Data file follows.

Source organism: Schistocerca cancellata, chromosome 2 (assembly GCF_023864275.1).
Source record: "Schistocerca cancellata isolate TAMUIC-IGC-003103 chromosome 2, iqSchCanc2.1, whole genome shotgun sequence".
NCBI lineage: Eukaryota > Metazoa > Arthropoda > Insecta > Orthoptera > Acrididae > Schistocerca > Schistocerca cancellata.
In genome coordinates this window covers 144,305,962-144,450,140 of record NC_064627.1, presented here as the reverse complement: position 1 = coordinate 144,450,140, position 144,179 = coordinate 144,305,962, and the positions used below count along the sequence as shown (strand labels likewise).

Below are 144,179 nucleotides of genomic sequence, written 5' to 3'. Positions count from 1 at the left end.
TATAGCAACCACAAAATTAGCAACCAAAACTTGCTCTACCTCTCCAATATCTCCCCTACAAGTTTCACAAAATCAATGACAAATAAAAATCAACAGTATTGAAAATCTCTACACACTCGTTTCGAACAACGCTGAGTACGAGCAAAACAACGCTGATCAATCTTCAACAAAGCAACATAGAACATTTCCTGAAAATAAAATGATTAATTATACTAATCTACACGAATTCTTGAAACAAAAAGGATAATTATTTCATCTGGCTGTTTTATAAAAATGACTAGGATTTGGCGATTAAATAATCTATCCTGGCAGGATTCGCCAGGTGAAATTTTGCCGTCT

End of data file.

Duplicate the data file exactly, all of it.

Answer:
Source organism: Schistocerca cancellata, chromosome 2 (assembly GCF_023864275.1).
Source record: "Schistocerca cancellata isolate TAMUIC-IGC-003103 chromosome 2, iqSchCanc2.1, whole genome shotgun sequence".
NCBI lineage: Eukaryota > Metazoa > Arthropoda > Insecta > Orthoptera > Acrididae > Schistocerca > Schistocerca cancellata.
In genome coordinates this window covers 144,305,962-144,450,140 of record NC_064627.1, presented here as the reverse complement: position 1 = coordinate 144,450,140, position 144,179 = coordinate 144,305,962, and the positions used below count along the sequence as shown (strand labels likewise).

Below are 144,179 nucleotides of genomic sequence, written 5' to 3'. Positions count from 1 at the left end.
TATAGCAACCACAAAATTAGCAACCAAAACTTGCTCTACCTCTCCAATATCTCCCCTACAAGTTTCACAAAATCAATGACAAATAAAAATCAACAGTATTGAAAATCTCTACACACTCGTTTCGAACAACGCTGAGTACGAGCAAAACAACGCTGATCAATCTTCAACAAAGCAACATAGAACATTTCCTGAAAATAAAATGATTAATTATACTAATCTACACGAATTCTTGAAACAAAAAGGATAATTATTTCATCTGGCTGTTTTATAAAAATGACTAGGATTTGGCGATTAAATAATCTATCCTGGCAGGATTCGCCAGGTGAAATTTTGCCGTCT